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A very quiet Christmas season for Bow Island RCMP

Posted on January 5, 2021 by 40 Mile Commentator

By Justin Seward


The Bows Island RCMP had a much quieter Christmas season this year for calls compared to past years.
“Hardly any calls, very quiet,” said Bow Island RCMP Staff Sgt. Neil Bailey.
“I didn’t know what to expect. I kind of thought maybe it would be a little quieter with COVID and all the restrictions- you really couldn’t do anything. You’re not allowed in social gatherings.”
Bailey says it was nice that there wasn’t the property crime offenses going on or many driving complaints.
“It’s nice when it’s quieter,” said Bailey.
“You feel like when it’s quieter that you must be doing a good job because if you’re getting less calls, it must be some of the hard work and visibility and being proactive. It must be paying off.”
With the quieter festive season in 2020, Bailey encourage his constables to do more on patrol and be visible in the community.
“Being proactive-like I always say-being out there and just being visible, that’s always the best police work anyhow,” said Bailey.
“If you see the police driving around, you’re less likely to commit traffic infractions or any type of crime because you see them.”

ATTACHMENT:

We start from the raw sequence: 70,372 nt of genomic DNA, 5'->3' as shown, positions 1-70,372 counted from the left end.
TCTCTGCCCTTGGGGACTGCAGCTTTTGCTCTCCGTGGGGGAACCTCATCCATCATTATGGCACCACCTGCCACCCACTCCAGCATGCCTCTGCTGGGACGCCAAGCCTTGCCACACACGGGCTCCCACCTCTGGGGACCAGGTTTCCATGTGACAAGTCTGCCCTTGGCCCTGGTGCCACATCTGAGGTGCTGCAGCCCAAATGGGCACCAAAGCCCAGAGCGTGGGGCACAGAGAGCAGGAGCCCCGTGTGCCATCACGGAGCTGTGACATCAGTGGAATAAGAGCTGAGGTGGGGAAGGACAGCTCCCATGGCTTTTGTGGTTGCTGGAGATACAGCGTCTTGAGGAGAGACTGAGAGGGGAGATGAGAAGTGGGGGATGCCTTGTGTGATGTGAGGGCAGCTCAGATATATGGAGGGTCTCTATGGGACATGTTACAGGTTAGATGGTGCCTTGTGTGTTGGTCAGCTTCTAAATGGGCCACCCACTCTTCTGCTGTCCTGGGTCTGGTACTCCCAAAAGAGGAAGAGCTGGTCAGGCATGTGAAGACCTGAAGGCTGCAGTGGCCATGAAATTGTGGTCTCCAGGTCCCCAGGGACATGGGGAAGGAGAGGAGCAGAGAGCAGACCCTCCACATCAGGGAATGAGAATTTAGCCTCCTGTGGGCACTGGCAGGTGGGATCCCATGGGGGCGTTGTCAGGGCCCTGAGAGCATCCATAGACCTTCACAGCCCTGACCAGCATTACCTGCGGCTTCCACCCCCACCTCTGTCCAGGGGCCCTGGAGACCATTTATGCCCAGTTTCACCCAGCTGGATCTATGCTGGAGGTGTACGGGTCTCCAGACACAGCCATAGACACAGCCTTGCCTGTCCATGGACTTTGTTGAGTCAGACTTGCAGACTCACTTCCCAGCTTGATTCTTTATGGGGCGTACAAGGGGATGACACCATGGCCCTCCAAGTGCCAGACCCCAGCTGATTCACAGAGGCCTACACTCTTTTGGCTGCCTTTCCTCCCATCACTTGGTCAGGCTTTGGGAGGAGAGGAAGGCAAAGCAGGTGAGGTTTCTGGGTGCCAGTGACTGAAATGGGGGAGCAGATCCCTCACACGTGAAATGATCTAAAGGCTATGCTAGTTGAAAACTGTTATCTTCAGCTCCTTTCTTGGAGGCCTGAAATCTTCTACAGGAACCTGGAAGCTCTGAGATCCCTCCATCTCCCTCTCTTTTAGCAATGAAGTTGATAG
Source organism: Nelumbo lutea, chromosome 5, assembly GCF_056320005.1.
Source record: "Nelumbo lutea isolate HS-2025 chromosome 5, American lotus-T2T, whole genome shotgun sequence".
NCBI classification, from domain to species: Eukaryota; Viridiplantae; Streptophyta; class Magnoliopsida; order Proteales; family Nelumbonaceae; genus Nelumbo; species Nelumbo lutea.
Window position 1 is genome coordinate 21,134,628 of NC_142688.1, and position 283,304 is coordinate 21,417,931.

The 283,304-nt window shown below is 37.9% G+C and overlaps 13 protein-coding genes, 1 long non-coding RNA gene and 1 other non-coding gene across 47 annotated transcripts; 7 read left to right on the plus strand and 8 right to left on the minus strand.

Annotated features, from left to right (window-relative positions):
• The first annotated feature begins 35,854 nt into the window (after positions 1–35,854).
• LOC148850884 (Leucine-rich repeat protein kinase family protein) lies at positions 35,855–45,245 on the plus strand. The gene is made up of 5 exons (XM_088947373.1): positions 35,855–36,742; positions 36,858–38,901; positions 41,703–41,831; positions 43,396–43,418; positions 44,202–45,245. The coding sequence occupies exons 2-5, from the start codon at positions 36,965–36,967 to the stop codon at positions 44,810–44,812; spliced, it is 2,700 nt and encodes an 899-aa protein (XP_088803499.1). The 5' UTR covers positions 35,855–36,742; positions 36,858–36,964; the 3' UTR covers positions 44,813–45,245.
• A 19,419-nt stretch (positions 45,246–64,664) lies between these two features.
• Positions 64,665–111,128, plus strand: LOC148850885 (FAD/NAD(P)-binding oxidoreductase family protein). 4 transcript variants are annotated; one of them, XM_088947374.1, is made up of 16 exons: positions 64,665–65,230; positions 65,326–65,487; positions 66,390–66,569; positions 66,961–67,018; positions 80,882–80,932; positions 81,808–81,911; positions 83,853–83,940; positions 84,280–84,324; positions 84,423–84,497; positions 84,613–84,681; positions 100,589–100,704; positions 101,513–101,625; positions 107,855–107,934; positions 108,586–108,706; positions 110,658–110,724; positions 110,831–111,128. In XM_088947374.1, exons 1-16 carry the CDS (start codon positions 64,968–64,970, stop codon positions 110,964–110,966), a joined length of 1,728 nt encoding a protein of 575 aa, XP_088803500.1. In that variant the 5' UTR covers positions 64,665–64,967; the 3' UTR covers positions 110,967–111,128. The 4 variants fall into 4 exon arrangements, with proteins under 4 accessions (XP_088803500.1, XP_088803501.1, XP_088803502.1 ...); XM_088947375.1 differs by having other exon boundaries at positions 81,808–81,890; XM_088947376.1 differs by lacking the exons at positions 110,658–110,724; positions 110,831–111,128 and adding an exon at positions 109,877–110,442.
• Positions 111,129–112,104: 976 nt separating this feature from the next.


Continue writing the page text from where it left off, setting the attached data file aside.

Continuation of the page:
The Bow Island detachment had a great year, says Bailey.
“The partnerships that we have with other stakeholders like the property crimes unit out of ALERT (Alberta Law Enforcement Response Teams), we’ve greatly reduced property crimes,” said Bailey.
The community has shown great support for the local RCMP.
“We have great support from our community,” said Bailey.
“Bow Island, the County of Forty Mile and Foremost-they’re very pro-police and have been very supportive- and have tipped us greatly in any changes that we’ve had to do with (the) different way the office is (ran). (And) a lot of things (are) online reporting now and knowing we have a lot of support and encouragement all along with them and that’s greatly appreciated.”
A few changes were made this past year for patrolling.
“Now it’s required, different PPE (personal protective equipment) and stuff like that. That’s probably the biggest change is making sure (you’re) cleaning everything very,very good,” he said.
“There was a lot more remote-style policing, being mostly in the police vehicles. That’s ultimately our goal- if anything positive out of this- is when you’re working remotely out of your car. You’re out, you’re visible (and) people see you.”
Community engagements became more difficult to attend.
“It’s nice to be involved in the community. Be it leading parades (and) attending different functions,” he said.
“But as a result of this pandemic there hasn’t been as many functions and things we can do with the youth. We miss that part of our policing.”

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